The age of Aquarius was dawning in 1969. But the band Alice Cooper watched the sun set on the California shore as a sign that their time out west was over. They relocated to Pontiac, Michigan, a suburb of Detroit, in 1970. There, they shifted their musical and theatrical direction away from the psychedelic experimentation. Instead, they embraced a harder-edged rock mixed with a horror show. The Detroit area had been the boyhood home to frontman Vincent Furnier, and it was here that the band from Phoenix by way of Los Angeles was reborn. They found a more welcoming audience and a scene of similarly raucous bands, whose attitudes were forged in the same foundries as the steel in the Big Three’s automobiles.
During a sludgy performance one night, producer Bob Erzin heard Alice Cooper perform what he thought to be “I’m Gritty.” The title fit the nightclub setting and dirty look of the band. But the song title turned out to be “I’m Eighteen,” which was the breakthrough single for the band.
Now, fifty years later, Furnier—who since 1975 has gone by Alice Cooper—has released a new EP as an homage to the Motor City and the pistons of rock and roll. The Breadcrumbs EP released on Friday, September 13. It packs a punch.
Alice opens with two original tunes. “Detroit City 2020” is an anthem that rivals KISS’s “Detroit Rock City,” but it does have its own tinges of Kid Rock. “Go Man Go” is the closest to punk that Alice has ever sounded, and nods to the proto-punk bands MC5, The Stooges, and Death.
Alice then launches into a string of covers from Detroit’s peak years of hard rock from 1965 to 1975. First is the garage rock sound of the mid-60s that would inspire Furnier and his friends to form The Spiders in Phoenix. “East Side Story” is a song written by Bob Seger for his band The Last Heard in 1966. Seger’s (great) original features the organ (probably the Farfisa?) paired with a fuzz guitar. Alice and his companions were more apt to use digital distortion, and the organ is missing.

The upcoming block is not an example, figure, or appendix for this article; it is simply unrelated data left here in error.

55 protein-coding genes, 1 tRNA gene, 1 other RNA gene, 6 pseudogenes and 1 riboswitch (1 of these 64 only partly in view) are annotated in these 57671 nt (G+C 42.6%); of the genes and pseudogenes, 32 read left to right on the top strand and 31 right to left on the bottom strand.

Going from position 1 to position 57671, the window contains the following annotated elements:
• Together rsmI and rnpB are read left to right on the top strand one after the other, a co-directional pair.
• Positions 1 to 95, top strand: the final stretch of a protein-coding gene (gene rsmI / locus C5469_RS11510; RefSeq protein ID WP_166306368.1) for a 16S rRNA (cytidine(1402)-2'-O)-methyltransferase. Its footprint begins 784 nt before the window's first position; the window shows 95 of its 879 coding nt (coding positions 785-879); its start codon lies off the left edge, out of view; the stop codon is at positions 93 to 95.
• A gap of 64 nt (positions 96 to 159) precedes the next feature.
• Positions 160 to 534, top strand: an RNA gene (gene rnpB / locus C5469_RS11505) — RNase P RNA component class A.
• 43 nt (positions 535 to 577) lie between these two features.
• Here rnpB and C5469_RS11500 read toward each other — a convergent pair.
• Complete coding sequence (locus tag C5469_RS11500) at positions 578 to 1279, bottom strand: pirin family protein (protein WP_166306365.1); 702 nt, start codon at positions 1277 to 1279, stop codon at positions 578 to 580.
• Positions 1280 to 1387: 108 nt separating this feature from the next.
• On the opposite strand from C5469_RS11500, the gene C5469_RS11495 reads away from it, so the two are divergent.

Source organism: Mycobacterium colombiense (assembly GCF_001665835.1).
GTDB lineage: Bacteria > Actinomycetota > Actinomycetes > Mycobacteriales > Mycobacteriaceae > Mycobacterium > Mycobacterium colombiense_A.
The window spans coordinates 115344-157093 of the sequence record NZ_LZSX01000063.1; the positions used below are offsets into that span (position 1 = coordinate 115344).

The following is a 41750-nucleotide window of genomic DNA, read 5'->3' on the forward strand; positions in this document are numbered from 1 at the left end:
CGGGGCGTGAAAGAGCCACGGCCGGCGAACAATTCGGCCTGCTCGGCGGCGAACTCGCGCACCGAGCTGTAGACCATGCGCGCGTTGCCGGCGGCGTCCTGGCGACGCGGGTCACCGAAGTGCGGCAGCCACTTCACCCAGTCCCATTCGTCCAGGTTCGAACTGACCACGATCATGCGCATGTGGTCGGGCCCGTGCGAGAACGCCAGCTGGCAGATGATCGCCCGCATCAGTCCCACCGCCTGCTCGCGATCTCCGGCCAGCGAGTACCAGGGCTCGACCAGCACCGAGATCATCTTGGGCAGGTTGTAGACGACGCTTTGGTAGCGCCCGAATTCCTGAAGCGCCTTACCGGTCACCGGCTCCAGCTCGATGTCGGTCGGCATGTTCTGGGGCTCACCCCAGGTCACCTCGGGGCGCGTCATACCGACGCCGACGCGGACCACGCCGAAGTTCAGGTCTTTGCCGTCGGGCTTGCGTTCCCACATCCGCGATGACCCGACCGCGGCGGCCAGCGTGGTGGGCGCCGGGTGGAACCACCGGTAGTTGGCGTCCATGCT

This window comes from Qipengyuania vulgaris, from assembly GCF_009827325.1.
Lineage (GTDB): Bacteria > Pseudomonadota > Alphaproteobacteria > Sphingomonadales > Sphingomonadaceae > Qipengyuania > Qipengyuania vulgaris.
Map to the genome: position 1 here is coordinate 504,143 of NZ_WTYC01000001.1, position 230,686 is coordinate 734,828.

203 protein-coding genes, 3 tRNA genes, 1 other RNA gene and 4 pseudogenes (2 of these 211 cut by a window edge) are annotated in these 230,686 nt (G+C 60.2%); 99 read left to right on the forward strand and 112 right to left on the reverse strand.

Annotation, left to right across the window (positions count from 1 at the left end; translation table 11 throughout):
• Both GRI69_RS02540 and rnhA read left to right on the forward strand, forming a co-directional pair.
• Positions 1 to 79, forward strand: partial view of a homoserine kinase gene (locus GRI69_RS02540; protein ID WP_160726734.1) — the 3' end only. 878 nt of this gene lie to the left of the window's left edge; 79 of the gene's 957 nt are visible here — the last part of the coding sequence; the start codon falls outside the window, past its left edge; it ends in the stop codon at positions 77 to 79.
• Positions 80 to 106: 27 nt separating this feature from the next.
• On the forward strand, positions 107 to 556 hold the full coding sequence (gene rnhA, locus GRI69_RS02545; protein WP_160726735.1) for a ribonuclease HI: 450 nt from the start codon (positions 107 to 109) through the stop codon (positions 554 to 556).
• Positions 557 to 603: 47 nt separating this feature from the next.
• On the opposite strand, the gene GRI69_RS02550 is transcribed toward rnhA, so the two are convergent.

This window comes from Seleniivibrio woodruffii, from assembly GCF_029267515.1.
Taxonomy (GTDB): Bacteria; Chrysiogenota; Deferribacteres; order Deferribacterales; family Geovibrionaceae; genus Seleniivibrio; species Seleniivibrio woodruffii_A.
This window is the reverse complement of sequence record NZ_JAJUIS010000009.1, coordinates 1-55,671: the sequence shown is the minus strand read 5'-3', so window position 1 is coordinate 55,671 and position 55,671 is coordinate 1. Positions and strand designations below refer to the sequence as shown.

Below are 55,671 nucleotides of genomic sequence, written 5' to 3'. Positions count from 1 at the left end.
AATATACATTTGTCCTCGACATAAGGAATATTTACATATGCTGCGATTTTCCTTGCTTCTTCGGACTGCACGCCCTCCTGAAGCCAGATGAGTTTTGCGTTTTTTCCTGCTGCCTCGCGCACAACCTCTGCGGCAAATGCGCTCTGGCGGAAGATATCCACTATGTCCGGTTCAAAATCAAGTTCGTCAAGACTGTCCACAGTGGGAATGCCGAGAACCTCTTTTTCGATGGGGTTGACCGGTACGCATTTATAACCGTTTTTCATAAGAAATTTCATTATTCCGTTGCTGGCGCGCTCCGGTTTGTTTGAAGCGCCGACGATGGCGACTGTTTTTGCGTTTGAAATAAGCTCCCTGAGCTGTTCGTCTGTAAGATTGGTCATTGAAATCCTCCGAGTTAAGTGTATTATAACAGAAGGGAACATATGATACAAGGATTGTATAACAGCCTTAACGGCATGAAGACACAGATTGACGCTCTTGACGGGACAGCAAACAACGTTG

A cover of Suzy Quatro’s “Your Mamma Won’t Like Me” from 1975 is next. Again, Alice tries to remain true to the original. Yet guitarist Wayne Kramer opted for the wah-wah pedal instead of the clavinet in Quatro’s original. That clavinet seems to be a nod to Stevie Wonder’s 1972 hit “Superstition,” by the way.
Next is a jazz-lounge interpretation of “Devil with a Blue Dress On,” made popular by Mitch Ryder and the Detroit Wheels in 1966. It’s a fun, fresh take on the classic. Alice departs from the original medley of “Good Golly Miss Molly”; he replaces it with “Chains of Love” by J.J. Barnes. Barnes’s original is an example of the Motown-esque funk in the late ‘60s, and it’s great. Cooper’s “Chains of Love” blends well with “Devil with a Blue Dress On,” but it fails to hit as hard as Barnes had.
Finally, Cooper and his companions close with “Sister Anne,” a 1971 song by the MC5. Wayne Kramer, guitarist for the MC5, plays on this EP, and the song is all too familiar to him. This is the one cover on this album that blows away the original. It has a fuller sound, a tighter groove, and the guitars sound so much crisper. It is a great finish to this hard-driving album.
The notable differences in sound are due to more advanced recording and mixing than what was available forty or fifty years ago. The absence of keyboards does diminish one of garage rock’s trademarks. It also abandons a feature in the early Alice Cooper sound. But the straightforward guitar rock has been Alice’s signature throughout the large share of his career.
Alice’s decision to included legendary Detroit musicians was also impressive. The MC5’s Kramer handles the guitar chops, as does Mark Farner of Grand Funk Railroad (out of nearby Flint, MI). Detroit Wheels drummer Johnny “Bee” Badanjek sits behind the kit, and Detroit-based garage enthusiast Mick Collins plays bass. It’s a great lineup of talented musicians invested in the Motor City sound.
Overall, the album is a welcome return to form. It’s one of Alice’s best outputs in a while, and superior to the Hollywood Vampires. His choice to celebrate Detroit’s musical heritage is on point. Given that rock and roll appears to be in steep decline these days, it is refreshing to hear hard-hitting rock and roll pulling off the factory floor.
“Breadcrumbs” can be heard in its entirety on Spotify.